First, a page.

Manhattan Diaryby Cahir O'Doherty
- Forging a bond with my father during an idyllic trip to Donegal
- JFK and the Sacred Heart were the twin pillars of life in Donegal
- The War on Thanksgiving
- Honor our Irish American forefathers by maintaining the ailing US infrastructure
- In the aftermath of suicide, a long walk through a strange country
That sword was proof we didn't always look like that. But in all of the northwest, I realized, there were perhaps 20 people who knew where it was kept, or who had it had once belonged to, or what it had meant and means. And they were as scattered to the four winds as the Earls and my own peers.
Archbishop Timothy Dolan, in his role as head of the United States Conference of Catholic Bishops, has just issued a directive for all parishes to include the following anti-gay message into every Sunday bulletin.
The message opens: 'For the first time in our nation’s history, the Supreme Court is considering two cases about whether or not marriage should be redefined to include two persons of the same sex.'
He was standing on street corner when I came into view. Tipsy and moving in that weirdly delicate slow motion way that drunk people often do, he began yelling the moment I appeared.
It was about seven on Saturday evening and I had been doing laundry a block away in my New York City neighborhood.
New York Senator Charles Schumer is busy this week pushing for what we hope will be a successful comprehensive immigration reform bill as one of the so-called gang of eight bipartisan senators.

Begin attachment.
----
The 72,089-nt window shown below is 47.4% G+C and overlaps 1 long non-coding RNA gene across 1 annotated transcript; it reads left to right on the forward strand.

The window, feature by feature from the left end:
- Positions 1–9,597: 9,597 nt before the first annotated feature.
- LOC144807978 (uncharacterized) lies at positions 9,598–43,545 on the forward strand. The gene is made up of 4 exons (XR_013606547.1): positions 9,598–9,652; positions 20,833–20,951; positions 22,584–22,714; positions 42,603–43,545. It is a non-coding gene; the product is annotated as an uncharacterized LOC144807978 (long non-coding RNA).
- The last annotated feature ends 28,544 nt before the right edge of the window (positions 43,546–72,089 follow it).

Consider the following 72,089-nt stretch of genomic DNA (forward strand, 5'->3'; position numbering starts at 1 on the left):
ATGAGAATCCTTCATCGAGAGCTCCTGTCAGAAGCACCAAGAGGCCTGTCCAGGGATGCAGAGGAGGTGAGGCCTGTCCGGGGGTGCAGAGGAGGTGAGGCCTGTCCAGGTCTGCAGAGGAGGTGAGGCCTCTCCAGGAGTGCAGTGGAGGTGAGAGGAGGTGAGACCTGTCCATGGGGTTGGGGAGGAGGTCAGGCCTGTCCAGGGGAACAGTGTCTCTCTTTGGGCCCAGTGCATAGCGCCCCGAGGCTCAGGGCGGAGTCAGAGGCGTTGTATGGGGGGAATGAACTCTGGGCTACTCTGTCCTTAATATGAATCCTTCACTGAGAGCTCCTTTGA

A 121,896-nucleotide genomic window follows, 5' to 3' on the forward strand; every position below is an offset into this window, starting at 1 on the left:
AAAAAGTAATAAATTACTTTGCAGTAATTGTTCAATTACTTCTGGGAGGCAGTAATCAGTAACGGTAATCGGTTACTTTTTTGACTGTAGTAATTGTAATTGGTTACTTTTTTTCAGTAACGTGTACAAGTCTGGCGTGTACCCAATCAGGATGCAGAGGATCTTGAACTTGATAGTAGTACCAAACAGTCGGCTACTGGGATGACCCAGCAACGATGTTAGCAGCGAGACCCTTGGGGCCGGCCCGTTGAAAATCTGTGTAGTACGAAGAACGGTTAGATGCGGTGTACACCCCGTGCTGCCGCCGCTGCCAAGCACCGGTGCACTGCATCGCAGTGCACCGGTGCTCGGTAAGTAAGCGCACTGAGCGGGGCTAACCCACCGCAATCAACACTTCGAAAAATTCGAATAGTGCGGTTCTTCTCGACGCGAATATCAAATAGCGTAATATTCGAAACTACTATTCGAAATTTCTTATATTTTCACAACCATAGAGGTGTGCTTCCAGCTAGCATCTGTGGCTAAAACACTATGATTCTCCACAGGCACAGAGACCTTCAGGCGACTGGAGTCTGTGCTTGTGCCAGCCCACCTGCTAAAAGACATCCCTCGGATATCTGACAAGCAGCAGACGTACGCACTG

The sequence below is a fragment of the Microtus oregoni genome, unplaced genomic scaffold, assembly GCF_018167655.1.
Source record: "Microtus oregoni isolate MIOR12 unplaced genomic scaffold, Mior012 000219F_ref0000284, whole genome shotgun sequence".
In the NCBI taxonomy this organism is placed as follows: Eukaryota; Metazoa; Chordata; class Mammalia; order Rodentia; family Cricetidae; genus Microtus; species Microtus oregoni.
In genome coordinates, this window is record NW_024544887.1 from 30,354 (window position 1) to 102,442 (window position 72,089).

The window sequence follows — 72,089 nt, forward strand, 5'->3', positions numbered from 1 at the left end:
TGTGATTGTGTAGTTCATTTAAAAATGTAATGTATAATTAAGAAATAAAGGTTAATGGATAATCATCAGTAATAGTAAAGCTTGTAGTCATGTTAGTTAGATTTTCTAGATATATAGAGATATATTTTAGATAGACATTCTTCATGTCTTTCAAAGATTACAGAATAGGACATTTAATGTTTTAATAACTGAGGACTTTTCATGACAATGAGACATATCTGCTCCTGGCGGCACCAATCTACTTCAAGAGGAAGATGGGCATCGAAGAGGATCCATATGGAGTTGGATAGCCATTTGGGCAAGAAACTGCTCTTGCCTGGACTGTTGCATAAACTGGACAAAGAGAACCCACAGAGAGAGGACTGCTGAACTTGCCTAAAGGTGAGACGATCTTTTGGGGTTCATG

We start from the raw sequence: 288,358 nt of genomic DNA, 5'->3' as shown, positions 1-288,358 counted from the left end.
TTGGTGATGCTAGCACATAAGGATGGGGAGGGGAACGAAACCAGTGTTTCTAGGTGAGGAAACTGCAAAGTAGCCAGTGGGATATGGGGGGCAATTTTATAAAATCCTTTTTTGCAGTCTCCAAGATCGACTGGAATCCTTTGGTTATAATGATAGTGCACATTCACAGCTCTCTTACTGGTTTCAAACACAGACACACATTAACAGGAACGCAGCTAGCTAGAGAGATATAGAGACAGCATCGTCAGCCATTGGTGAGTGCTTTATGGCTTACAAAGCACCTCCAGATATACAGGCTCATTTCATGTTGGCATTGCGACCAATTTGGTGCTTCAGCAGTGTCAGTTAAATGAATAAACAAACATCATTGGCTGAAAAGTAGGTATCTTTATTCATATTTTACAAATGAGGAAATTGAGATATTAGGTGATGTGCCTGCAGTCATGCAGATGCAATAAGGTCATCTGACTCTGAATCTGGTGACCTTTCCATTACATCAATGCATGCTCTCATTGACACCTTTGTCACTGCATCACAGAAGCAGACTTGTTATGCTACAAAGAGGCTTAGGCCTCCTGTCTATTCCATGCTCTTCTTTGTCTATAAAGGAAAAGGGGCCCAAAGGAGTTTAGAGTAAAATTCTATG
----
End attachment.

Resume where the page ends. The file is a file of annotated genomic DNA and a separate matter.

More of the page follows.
Along the way he’s sure to be casting a weather eye on the ways in which his actions now could eventually craft his political legacy, the great work he will be remembered for in decades to come.
We don't really think about what happens to a woman once the plane that's carrying her touches down in England. Out of sight is out of mind.
She becomes someone else's problem, her own mostly. To salve our conscience and keep the peace we temporarily cut her adrift from the island on which she makes her home. While she's away she'll be her own nationality.
Mrs. Doyle owned the tiny shop toward the bottom of the main street. A general store from another era, by the time I was old enough to go in on my own it had a faintly aniseed aroma, as though it were preserving itself.
She was old, and by Donegal standards she wasn’t nice. I had never heard her offer a sharp word to anyone, but I couldn’t recall hearing her offer a kind one either. In my town that got you noticed.